Moving Through Landscape


Tony Plant’s childhood footprint is set deep into the cliffs and coves of his native Cornwall. Later, at Chelsea Art school, Plant was fortunate to have outstanding tutors - Roger Ackling, Trevor Sutton and Helen Chadwick who's post modernist art celebrated the transience of life: with her famous ‘Piss Flowers 1991-1992’ she made casts of her own piss drawings in the snow. Chadwick’s snow and Plant’s sand - using nature as their muse and canvas, just as the aboriginal rock artists did 35,000 years ago. 

Now, away from modern art education and into the world - we see one man and a rake, a romantic landsman, transferring journeys and movements, across canvas and into the sand with the mindfulness of a Zen monk attending to his gravel garden, or the Medieval farmer hand ploughing a field of perfectly aligned furrows.


Tony Plant dances around the tide, playing a game with nature’s light and nature’s scale, filming the transformation with his drone at different times of night and day - we are reminded that Monet did something close with his series of thirty ‘Haystacks 1890-91.’ The beauty of Plant’s whole beach drawings is that they never overwhelm the landscape, instead they nestle into the margins between rock, sand and sea - ornamental tracery on a monumental scale gifting the viewer an unexpected poetic experience.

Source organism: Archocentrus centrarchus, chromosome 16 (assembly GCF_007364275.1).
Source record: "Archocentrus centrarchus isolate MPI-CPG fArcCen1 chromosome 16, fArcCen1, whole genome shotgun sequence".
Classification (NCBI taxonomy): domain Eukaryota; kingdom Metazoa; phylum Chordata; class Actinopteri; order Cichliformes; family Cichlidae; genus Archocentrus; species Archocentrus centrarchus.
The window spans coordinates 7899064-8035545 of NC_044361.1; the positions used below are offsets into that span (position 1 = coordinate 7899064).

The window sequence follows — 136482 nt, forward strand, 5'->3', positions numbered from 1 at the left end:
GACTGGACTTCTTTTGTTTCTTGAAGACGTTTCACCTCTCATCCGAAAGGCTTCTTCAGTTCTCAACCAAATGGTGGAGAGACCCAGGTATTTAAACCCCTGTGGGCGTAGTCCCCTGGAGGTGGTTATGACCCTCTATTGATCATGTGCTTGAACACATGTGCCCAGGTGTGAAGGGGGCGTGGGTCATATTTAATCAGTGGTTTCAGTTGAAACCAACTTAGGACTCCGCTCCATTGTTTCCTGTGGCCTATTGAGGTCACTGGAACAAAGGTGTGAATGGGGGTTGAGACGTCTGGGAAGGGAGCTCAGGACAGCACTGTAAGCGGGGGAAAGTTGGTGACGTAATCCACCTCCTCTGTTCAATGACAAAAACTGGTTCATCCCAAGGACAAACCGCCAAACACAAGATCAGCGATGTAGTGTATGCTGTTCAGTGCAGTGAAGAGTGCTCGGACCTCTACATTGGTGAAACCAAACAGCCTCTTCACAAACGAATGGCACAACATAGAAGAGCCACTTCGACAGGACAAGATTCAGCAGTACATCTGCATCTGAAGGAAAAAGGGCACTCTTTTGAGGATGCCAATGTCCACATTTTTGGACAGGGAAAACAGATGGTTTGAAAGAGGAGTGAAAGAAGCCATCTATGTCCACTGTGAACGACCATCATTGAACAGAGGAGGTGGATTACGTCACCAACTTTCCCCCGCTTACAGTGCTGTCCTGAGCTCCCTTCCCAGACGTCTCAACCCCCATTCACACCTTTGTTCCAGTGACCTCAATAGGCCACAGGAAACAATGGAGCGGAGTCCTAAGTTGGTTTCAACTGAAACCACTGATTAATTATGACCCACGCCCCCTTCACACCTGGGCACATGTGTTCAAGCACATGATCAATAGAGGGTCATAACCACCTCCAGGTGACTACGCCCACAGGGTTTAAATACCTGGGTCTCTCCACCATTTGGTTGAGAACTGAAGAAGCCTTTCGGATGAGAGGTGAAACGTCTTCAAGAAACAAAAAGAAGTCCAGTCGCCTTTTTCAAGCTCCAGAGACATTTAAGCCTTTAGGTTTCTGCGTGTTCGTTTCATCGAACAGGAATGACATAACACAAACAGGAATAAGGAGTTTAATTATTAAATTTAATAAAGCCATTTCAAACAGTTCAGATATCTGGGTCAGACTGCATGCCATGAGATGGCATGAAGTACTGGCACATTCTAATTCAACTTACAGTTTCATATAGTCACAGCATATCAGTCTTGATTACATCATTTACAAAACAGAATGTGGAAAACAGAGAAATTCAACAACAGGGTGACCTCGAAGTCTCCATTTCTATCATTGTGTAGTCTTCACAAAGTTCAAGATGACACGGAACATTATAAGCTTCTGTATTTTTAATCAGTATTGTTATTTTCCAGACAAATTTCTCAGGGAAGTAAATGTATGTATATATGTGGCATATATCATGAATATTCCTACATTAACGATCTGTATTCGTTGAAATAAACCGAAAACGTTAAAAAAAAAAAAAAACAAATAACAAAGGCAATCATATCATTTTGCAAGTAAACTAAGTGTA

CIRCLE is showing Tony Plants delightfully personal assemblages, constructed of lines and pattern, layers of paint, assembled canvas and reclaimed wood. Each piece is a place, a walk he repeats night and day, sometimes for days, mapping the trail in his head. Plant captures the sense of place and sometimes bringing back reclaimed items found on the way. His work is a wonderful celebration of the ever-changing coastal environment and a reminder that impermanence can be treasured.